The potential danger posed to IT security by quantum computing was first established in 1994. That year saw the publication of a quantum computer algorithm by the US mathematician and computer scientist Peter W Shor. In it, he demonstrated how encryption techniques - previously assumed secure - could be broken in a matter of seconds by factorisation, or reducing a number into its constituent factors. To do so, the Shor algorithm used the computing power of quantum computers. Unlike conventional computers that only recognise the value ‘1' or ‘0' to perform calculations one after another, quantum computers operate in a ‘both 1 and 0 state at the same time'. This is what makes them so fast at factorising using the Shor algorithm.
The next major breakthrough in quantum computing is coming ever closer – and raising serious questions about IT security. Since contemporary encryption techniques could possibly be rendered useless, post-quantum cryptography (PQC) will be needed.
The worldwide tech race is on
In the twenty-three years since Shor's paper, the initially theoretical threat to IT security from quantum computing has become increasingly substantial. As of today, the US, China and Europe are engaged in a hotly-contested race to develop the first supercomputer using twenty-first-century technology. While we expect Google to announce a working quantum computer by the end of 2017, intelligence services are already working on prototypes that enable them to break algorithms that are still considered safe today.
In reality, there probably isn't a future for quantum computers as all-purpose machines, they are exceptionally useful for achieving improvements in both performance and efficiency for certain kinds of mathematical problems. Examples here include weather forecasts or computations of traffic flows, which are based on many parameters and can encompass a huge number of variants. Exploiting quantum-mechanical effects here can enable the real-time computation of tasks that today's conventional computers still require several days to complete.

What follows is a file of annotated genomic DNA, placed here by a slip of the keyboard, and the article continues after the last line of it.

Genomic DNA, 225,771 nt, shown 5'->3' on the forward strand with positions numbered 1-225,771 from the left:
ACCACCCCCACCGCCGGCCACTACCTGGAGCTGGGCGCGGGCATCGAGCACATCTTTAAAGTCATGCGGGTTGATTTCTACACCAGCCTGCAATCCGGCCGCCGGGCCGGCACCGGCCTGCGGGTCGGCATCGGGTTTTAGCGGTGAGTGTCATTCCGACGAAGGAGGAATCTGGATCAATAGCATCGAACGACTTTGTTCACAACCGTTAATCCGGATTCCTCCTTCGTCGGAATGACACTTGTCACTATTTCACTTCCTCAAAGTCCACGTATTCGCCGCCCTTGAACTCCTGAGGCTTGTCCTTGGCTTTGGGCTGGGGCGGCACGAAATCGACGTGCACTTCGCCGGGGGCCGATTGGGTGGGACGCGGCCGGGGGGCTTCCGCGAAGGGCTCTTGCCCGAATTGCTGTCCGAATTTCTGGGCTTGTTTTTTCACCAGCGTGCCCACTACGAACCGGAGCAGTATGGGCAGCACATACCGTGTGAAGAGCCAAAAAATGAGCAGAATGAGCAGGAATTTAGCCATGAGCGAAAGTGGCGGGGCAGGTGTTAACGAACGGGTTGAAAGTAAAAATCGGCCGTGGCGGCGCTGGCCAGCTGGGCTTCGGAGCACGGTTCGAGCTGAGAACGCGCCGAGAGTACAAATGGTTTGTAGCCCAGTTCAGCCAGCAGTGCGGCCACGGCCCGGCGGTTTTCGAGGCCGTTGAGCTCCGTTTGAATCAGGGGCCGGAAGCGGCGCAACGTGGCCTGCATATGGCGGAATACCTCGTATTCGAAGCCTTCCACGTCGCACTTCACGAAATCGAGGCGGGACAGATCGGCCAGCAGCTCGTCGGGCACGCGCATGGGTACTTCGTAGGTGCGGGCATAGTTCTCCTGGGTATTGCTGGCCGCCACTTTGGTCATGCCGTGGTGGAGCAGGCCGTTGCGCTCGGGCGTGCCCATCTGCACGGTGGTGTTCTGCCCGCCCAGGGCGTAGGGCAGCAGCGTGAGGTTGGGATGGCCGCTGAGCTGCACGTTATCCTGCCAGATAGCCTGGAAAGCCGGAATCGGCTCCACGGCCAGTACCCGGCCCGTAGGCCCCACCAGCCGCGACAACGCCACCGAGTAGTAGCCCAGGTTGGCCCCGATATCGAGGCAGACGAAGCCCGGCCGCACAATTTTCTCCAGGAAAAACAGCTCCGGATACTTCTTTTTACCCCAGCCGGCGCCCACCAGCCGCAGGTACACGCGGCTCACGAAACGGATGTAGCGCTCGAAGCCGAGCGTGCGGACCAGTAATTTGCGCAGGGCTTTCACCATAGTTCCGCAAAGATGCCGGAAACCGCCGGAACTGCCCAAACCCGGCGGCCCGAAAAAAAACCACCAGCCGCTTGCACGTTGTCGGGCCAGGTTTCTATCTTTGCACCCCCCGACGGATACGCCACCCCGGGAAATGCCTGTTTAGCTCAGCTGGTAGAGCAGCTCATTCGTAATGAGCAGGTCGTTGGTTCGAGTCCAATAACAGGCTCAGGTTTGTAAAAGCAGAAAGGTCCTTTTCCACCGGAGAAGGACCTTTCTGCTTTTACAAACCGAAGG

Public-key encryption in jeopardy
Security experts all over the world are convinced that the deployment of quantum computers will seal the fate of conventional encryption techniques. Of these, the hardest hit will be the RSA algorithm used by 99 percent of all applications, and hence the de facto encryption standard for any scenario requiring the secure transfer and storage of communication data or software updates. In a business context, this includes cloud applications in widespread use such as Office 365 or Salesforce, as well as in-house systems that are now provisioned out of the cloud. RSA is an asymmetric cryptographic technique that is used for data encryption and digital signatures. RSA utilises a public key for encryption and signature verification, and a private key for decryption and data signing. While the private key is of course kept secret, it is highly likely that quantum computers will be able to calculate this key from the public key – thereby breaking the encryption. It would then be child's play for hackers to access business-critical data or manipulate software updates via the network.
If attackers managed to plant a backdoor during an update for a piece of control software used by an industrial facility or a vehicle, for example, they would then be able to take full control of either of these systems.